As such, my personal worldview as it relates to patients is that every patient, deserves undivided attention, my abilities to care for them, and the skill level that I have learned in my years of practice. Regardless of who the patient is, their background, physical look, behaviors, or religion they merit my expertise. Although at times, I do not agree with the person that is in my care, such as prisoners, and the crime that they have committed it is my responsibility to provide the same care that I would provide to others. In other words, my philosophy of life that answers all the most fundamental questions of human existence, is that everyone needs to be treated equally (Tilburt, 2010). Hence, the approach to my patients is holistic in that clinicians cannot afford to dismiss or be easily be swayed into individual health beliefs irrespective of their
This will be the assignment of individual research reports in the literature on the subject of respect and dignity. Since the subject of respect and dignity is so wide, I will pay more concentration on respect and dignity in end of life. My main reason for choosing this area of research is because I wanted to acquire more knowledge and develop my understanding as it will be aid while on practise as a student nurse and also later in the future when a become a qualify nurse. According to the NMC (Nursing and Midwifery Council) code of conduct, all nurses and midwives must follow the code which sets standards of conduct and ethics including making the care of patients their first concern by treating them as individuals and their dignity must
Improving patient care has become a priority for all healthcare providers with the overall objective of providing the best care possible. The quality of patient care is essentially determined by the quality of infrastructure, quality of training, competence of personnel and efficiency of operational systems (Morrison, Wheeler-Smith, Kamdar, 2011). I personally believe that the greater good of the patient should be the priority of the registered nurse and the primary care provider. From my past experience I would like to think that most people are good hearted by nature. However, there are some individuals that just don’t care about others. According to Morrison, Wheeler-Smith and Kamdar (2011) when a person or the team is headed down a dangerous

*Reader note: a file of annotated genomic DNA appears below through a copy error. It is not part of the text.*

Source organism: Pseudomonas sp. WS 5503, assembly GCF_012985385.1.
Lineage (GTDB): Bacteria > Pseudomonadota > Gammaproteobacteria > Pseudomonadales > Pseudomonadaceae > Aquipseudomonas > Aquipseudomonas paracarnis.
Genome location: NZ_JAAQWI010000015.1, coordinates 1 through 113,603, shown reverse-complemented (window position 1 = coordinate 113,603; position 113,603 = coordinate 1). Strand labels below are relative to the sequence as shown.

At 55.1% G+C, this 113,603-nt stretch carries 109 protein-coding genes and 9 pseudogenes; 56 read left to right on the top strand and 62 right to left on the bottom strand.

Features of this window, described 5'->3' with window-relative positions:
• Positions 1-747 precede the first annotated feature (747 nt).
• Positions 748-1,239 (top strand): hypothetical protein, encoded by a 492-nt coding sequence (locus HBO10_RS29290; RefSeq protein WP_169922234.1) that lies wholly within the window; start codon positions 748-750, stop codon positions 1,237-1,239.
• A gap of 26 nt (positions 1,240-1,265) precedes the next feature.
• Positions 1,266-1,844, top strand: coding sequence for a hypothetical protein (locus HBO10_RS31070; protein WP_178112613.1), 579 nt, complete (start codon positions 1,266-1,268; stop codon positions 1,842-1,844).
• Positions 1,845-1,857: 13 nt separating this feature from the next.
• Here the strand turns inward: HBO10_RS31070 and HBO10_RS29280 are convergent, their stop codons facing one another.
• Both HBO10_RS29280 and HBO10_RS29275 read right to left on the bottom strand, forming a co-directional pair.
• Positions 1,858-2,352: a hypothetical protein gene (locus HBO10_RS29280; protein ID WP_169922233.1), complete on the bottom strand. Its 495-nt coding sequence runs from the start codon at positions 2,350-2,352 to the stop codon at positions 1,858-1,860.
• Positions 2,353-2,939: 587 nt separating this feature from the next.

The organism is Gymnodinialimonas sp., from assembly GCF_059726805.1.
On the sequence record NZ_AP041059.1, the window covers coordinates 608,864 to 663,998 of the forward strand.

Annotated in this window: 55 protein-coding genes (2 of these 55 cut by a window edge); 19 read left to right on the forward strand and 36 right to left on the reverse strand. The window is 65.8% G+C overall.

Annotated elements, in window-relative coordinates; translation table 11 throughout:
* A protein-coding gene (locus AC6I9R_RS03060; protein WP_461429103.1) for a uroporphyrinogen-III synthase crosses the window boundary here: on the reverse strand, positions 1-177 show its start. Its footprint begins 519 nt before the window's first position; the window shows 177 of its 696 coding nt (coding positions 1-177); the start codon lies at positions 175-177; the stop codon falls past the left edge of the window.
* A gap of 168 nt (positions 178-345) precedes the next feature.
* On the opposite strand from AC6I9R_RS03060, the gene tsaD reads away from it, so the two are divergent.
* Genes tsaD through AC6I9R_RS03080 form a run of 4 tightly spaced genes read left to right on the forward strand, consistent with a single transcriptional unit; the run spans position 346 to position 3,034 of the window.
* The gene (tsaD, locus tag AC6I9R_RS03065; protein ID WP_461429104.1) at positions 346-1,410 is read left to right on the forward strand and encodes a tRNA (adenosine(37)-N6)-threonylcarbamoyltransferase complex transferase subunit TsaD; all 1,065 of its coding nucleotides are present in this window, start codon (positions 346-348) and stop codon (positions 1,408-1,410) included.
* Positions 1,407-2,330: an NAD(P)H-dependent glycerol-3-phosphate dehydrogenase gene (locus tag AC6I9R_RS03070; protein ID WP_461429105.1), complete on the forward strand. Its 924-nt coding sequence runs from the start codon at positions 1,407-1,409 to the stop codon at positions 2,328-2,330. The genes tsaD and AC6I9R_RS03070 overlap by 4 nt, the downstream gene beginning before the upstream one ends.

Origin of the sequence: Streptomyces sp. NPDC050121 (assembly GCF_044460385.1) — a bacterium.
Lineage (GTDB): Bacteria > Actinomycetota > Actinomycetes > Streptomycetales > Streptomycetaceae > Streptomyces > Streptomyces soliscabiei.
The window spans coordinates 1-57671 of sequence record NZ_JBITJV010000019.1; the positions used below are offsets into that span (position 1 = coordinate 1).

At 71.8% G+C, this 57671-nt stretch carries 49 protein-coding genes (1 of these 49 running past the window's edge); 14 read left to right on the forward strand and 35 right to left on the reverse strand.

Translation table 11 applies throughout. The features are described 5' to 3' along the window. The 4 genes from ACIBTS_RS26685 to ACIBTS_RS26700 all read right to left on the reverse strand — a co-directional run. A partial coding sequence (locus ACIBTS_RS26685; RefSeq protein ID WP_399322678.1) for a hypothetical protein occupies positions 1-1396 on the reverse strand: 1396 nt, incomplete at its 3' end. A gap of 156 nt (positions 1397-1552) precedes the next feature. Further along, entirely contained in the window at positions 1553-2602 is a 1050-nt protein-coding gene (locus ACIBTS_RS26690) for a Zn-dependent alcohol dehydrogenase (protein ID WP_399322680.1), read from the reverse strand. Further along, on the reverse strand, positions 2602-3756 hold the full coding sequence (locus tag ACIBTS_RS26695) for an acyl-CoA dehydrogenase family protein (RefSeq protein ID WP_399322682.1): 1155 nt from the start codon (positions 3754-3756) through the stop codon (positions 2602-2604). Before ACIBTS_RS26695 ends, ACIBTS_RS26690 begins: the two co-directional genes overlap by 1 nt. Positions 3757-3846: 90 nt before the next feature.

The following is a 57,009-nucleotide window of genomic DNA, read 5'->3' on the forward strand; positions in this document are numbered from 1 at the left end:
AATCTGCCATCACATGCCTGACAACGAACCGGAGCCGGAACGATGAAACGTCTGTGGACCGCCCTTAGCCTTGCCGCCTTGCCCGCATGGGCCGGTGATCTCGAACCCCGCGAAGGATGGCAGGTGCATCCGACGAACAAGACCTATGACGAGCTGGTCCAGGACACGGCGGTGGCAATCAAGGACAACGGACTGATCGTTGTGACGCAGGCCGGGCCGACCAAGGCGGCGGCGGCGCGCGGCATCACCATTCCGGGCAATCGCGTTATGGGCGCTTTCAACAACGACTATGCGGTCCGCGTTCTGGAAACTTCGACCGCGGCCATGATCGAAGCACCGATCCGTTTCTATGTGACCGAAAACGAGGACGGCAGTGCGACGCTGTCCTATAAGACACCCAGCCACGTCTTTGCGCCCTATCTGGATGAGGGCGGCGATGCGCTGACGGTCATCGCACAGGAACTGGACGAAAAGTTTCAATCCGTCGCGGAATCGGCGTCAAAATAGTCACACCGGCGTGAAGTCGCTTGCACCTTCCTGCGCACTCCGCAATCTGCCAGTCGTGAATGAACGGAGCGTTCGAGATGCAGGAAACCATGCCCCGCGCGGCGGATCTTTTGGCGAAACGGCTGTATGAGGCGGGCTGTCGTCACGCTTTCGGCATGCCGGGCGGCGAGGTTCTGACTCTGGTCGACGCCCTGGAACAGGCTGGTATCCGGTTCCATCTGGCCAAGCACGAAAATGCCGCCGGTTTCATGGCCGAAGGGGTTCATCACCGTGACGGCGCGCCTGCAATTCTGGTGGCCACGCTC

Records K & Wilson LB (2010)32 described that when care providers support their personal worth, use caring communication, facilitate consumer participation in decision making female, patients feel that their dignity is respected. Women treated with dignity feel respected and empowered about their care and are more confident in having a positive health outcome towards future
By the time I got to college my confidence grew and I knew I wanted to pursue medicine. In addition to my studies, my work in the healthcare field has exposed me to a variety of scenarios. I have worked as a standardized patient at the Medical Education Research Facility helping medical students practice their clinical skills and learn how to empathize with patients by listening to their stories. Much of this stems on skills of communication with the patients, but it also includes setting an agenda for the visit, listening actively to the patient’s own narrative, using empathy to understand the patient’s emotions, and agreeing